By Jeff Walsh
So, I requested to be sent screeners of the "youth" movies being shown at Frameline, San Francisco's LGBT film festival, which is currently happening in San Francisco. I'm not certain if this is indicative of the larger programming this year, but the films I received nearly all focused on trans and gender identity issues, which will certainly appeal to a lot of people on the site here.
Keep in mind, these movies are just playing the festival circuit now, so you may have to hunt down when they are playing a festival near you, and the wait may be a bit longer for a DVD release.
Here's a breakdown of the films I received:
By Jeff Walsh
Rory O'Malley has a hard time accepting being gay eight times a week.
As Elder McKinley in The Book of Mormon on Broadway, he ends up doing a big tapdance number to "Turn It Off," about his "cool little Mormon trick" of turning his gay thoughts off "like a light switch."
Offstage, he couldn't be gayer. In addition to his role in the hottest Broadway musical, from South Park creators Trey Parker and Matt Stone, for which he is nominated for a Tony Award as Best Featured Actor in a Musical, O'Malley is also one of the co-founders of Broadway Impact, along with Gavin Creel, which unites the Broadway community to work toward marriage equality.
The Book of Mormon is a collaboration between Parker, Stone, and Robert Lopez, one of the people behind Avenue Q. The show is nominated for 14 Tony Awards, including Best Musical. The more I saw interviews with Rory O'Malley leading up to the Tonys, the more he seemed like someone who needed to be featured in Oasis. He always comes across as so thankful, open and heartfelt that it honestly wasn't a huge surprise he got cast as a squeaky-clean Mormon. After all, he is the guy who whitened up Eddie Murphy's "Cadillac Car" song in the Dreamgirls movie until it had all the soul and bite drained out of it.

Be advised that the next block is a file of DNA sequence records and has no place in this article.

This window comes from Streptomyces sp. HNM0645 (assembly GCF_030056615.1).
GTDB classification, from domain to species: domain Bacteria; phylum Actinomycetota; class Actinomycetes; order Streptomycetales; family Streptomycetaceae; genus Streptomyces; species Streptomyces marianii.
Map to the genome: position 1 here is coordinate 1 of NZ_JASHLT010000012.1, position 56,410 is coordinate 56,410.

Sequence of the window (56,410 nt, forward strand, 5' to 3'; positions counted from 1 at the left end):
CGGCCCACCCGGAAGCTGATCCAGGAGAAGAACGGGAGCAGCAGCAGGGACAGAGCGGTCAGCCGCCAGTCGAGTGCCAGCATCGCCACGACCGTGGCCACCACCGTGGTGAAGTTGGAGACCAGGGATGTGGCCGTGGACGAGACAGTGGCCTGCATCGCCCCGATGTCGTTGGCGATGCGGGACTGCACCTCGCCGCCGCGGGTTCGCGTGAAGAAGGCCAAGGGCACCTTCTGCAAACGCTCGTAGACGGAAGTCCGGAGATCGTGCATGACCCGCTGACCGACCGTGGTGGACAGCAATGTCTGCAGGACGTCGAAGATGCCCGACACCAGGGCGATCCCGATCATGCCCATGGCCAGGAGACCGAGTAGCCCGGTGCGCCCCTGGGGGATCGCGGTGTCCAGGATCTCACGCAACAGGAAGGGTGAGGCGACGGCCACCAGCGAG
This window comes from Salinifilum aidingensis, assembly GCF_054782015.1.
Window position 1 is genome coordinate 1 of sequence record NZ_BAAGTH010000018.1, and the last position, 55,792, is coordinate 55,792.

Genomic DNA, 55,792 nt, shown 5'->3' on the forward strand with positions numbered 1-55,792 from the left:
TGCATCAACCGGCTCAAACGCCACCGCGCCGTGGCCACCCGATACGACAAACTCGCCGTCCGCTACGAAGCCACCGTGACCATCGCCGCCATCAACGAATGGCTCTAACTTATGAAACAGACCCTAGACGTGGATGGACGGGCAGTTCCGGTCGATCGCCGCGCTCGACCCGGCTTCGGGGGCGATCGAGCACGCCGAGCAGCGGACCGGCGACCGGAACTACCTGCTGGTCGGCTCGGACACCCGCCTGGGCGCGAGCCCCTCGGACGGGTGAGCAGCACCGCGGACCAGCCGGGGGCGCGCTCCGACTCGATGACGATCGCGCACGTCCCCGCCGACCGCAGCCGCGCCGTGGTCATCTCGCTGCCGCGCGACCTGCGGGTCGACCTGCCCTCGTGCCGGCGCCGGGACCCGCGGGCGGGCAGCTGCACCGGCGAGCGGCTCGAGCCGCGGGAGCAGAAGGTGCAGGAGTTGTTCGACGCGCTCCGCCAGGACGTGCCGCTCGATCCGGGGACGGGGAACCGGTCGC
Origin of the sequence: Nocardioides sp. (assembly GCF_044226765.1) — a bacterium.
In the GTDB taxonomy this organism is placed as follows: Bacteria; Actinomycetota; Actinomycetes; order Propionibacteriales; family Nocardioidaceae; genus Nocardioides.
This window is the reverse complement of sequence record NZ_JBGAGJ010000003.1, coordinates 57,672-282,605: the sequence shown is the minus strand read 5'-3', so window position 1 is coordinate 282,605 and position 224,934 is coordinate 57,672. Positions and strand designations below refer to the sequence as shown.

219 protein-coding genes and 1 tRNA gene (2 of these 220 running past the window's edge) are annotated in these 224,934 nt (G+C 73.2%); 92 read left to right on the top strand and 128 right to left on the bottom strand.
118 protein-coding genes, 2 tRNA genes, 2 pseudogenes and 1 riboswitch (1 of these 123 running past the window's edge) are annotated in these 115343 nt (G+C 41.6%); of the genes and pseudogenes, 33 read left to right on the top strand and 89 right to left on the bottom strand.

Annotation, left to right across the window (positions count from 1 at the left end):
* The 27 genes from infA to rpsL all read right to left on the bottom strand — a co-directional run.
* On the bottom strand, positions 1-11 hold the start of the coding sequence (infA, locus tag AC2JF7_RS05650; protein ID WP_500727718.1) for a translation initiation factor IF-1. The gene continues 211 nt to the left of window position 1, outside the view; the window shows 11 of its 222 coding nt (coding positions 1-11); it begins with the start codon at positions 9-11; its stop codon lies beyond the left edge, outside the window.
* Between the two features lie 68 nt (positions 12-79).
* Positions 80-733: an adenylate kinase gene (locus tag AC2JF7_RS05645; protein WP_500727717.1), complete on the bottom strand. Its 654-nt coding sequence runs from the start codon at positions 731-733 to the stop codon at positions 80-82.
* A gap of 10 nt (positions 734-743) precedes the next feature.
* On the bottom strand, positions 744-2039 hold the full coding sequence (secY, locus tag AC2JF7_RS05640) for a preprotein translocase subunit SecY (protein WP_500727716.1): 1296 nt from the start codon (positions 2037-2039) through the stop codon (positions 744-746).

So, O'Malley and I jumped on the phone recently, to chat about his life, career, as well as being gay and spiritual. Here's what we said:
By Jeff Walsh
When I moved to San Francisco in 1996, one of my first purchases was a trade paperback of Armistead Maupin's "Tales of the City," from the recently-closed gay bookstore in the Castro. I'd previously watched the PBS mini-series, but it seemed a necessary book to read upon moving here. The book begins with Mary Ann Singleton, in San Francisco on vacation from Cleveland, calling her mother to say she isn't coming home, she's staying in this enchanted city.
To fans of the book, Mary Ann, Michael "Mouse" Tolliver and Anna Madrigal aren't mere literary characters. Mary Ann is the eyes of the piece that clearly see the magic of San Francisco. Mouse is its heart yearning for connection. And Anna is its soul welcoming us unconditionally with joints taped to our apartment doors, whose 'anything goes' attitude is earned through her life experience.
They are an important part of our lives, and capture the magic and allure of a city where people come to redefine themselves, find love, build community, and explore... well, pretty much anything they want to.
So, going to see a new musical based on "Tales of the City," featuring music from members of the Scissor Sisters, and both the writer and director behind Avenue Q, had me of two minds. I couldn't wait to see it, but I was also nervous they might fail to capture the essence of the piece. (I'm well aware the second concern is a bit much, but what I can say? I should have been tipped off that the team knew what it was doing by the Tales of the City-branded condoms and rolling papers at the merchandise table.)
I ask myself why can't catch up with people I see around me and I ask myself why I'm doing this.
As I emerge from the dining hall
the world is as bright as the day is long
bright with snow
bright as winter
through the long white expanse, I walk
on paked down snow, cold and barren
as the frigid air that smaks my cheek
I wish I had a portal, like Homer Simpson, so I could magically appear wherever I wanted to, at the push of a button.
Ahh, the possibilities.
In my job, I speak to americans. everyday, all day. all regions of the country, all differnt clases aswell. and one thing I have noticed is. For the most part they are dumb. I often wonder how most of these people make it thro day to day life,, they are that stupid.
Most have no concept of deductive reasoning, and the rest are so Naive in thier life, they would surely be the first to die in a cataclysmic global event.
I miss Riley. Where is she?!
I think there should be a student discount for vibrators and other sex toys.
In third grade I dissected owl pellets. Despite my usual enthusiasm for science, (I won the state science fair that year experimenting with the feeding habits of Lumbricus Terrestris (known to laymen as "earthworms")), I was deeply troubled- not so much by the pellet itself, after all, I handled the worms without so much as a murmur- but, as I now believe, by the concept of regurgitation. As my schooling progressed I was introduced to a more sophisticated form of pre-digestion: the textbook.